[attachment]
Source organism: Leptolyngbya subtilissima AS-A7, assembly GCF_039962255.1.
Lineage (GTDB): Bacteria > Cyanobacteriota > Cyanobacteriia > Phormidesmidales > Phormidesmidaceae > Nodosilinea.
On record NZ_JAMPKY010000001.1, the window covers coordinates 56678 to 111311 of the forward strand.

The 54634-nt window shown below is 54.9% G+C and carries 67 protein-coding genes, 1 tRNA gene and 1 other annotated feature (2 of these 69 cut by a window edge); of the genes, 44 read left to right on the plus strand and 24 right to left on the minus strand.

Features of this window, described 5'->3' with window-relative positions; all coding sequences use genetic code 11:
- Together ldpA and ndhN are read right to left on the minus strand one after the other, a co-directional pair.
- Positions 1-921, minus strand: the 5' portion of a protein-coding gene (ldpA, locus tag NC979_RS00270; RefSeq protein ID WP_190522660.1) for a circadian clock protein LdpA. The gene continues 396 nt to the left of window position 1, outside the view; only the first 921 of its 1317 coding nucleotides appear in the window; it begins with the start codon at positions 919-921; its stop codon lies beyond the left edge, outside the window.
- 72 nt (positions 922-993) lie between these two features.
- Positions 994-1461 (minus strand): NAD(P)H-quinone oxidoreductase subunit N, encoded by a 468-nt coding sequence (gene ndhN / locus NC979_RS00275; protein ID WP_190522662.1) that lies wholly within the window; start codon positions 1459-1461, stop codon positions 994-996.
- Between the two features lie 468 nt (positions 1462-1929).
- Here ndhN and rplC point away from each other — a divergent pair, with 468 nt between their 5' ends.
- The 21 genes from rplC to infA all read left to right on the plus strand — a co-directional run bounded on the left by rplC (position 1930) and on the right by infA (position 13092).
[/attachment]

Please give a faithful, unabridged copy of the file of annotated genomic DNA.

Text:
Source organism: Leptolyngbya subtilissima AS-A7, assembly GCF_039962255.1.
Lineage (GTDB): Bacteria > Cyanobacteriota > Cyanobacteriia > Phormidesmidales > Phormidesmidaceae > Nodosilinea.
On record NZ_JAMPKY010000001.1, the window covers coordinates 56678 to 111311 of the forward strand.

The 54634-nt window shown below is 54.9% G+C and carries 67 protein-coding genes, 1 tRNA gene and 1 other annotated feature (2 of these 69 cut by a window edge); of the genes, 44 read left to right on the plus strand and 24 right to left on the minus strand.

Features of this window, described 5'->3' with window-relative positions; all coding sequences use genetic code 11:
- Together ldpA and ndhN are read right to left on the minus strand one after the other, a co-directional pair.
- Positions 1-921, minus strand: the 5' portion of a protein-coding gene (ldpA, locus tag NC979_RS00270; RefSeq protein ID WP_190522660.1) for a circadian clock protein LdpA. The gene continues 396 nt to the left of window position 1, outside the view; only the first 921 of its 1317 coding nucleotides appear in the window; it begins with the start codon at positions 919-921; its stop codon lies beyond the left edge, outside the window.
- 72 nt (positions 922-993) lie between these two features.
- Positions 994-1461 (minus strand): NAD(P)H-quinone oxidoreductase subunit N, encoded by a 468-nt coding sequence (gene ndhN / locus NC979_RS00275; protein ID WP_190522662.1) that lies wholly within the window; start codon positions 1459-1461, stop codon positions 994-996.
- Between the two features lie 468 nt (positions 1462-1929).
- Here ndhN and rplC point away from each other — a divergent pair, with 468 nt between their 5' ends.
- The 21 genes from rplC to infA all read left to right on the plus strand — a co-directional run bounded on the left by rplC (position 1930) and on the right by infA (position 13092).